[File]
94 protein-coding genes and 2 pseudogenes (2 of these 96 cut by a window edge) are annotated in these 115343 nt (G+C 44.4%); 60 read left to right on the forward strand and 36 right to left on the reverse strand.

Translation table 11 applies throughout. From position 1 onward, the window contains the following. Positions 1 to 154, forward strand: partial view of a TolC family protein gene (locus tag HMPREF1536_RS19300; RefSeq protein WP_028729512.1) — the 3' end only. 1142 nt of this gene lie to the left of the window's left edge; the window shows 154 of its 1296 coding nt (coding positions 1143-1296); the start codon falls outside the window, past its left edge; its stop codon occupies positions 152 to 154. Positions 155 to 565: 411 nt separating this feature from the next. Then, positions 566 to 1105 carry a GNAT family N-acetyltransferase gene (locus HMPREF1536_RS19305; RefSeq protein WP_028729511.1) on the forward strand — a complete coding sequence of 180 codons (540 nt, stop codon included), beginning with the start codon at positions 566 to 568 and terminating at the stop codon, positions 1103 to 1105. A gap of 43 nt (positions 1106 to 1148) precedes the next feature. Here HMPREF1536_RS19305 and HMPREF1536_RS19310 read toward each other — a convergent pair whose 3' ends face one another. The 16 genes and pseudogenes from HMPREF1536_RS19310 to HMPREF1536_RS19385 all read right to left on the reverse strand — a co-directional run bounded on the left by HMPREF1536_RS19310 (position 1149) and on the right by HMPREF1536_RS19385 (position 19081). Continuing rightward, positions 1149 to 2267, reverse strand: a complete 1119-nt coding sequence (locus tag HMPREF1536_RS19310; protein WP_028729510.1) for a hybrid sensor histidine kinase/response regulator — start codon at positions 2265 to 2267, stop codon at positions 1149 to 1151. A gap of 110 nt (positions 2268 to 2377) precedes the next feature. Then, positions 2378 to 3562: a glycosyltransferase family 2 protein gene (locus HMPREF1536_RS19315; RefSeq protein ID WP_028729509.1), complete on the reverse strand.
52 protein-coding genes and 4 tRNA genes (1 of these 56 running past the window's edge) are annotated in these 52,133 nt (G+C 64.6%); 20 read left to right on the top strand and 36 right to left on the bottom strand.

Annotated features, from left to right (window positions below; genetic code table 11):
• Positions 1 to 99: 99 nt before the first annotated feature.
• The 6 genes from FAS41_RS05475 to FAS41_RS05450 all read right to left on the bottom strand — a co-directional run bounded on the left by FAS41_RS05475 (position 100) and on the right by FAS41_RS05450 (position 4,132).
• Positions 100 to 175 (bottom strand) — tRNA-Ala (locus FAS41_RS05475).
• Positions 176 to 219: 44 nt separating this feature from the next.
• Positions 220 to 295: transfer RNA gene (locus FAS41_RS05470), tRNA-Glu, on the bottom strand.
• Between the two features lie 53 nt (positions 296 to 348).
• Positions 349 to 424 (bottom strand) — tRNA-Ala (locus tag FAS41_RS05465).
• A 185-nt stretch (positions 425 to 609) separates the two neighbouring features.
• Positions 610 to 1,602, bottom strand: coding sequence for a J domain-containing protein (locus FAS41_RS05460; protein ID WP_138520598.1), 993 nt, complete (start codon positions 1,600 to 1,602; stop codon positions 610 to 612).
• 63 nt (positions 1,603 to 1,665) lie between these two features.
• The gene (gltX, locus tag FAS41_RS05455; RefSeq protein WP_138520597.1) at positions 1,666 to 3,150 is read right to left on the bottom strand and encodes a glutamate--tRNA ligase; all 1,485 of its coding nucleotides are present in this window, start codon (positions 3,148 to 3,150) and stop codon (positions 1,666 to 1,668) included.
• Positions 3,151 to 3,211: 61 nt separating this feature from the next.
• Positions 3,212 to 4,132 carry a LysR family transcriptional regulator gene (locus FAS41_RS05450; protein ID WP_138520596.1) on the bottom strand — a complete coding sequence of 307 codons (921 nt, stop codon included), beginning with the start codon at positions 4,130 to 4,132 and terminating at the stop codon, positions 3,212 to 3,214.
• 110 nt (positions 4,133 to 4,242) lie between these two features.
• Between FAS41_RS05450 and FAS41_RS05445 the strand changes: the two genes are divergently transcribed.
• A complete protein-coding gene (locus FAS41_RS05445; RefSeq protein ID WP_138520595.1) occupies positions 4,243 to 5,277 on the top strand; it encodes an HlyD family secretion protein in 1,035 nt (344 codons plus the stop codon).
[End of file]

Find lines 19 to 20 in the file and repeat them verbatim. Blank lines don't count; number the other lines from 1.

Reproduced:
• Between FAS41_RS05450 and FAS41_RS05445 the strand changes: the two genes are divergently transcribed.
• A complete protein-coding gene (locus FAS41_RS05445; RefSeq protein ID WP_138520595.1) occupies positions 4,243 to 5,277 on the top strand; it encodes an HlyD family secretion protein in 1,035 nt (344 codons plus the stop codon).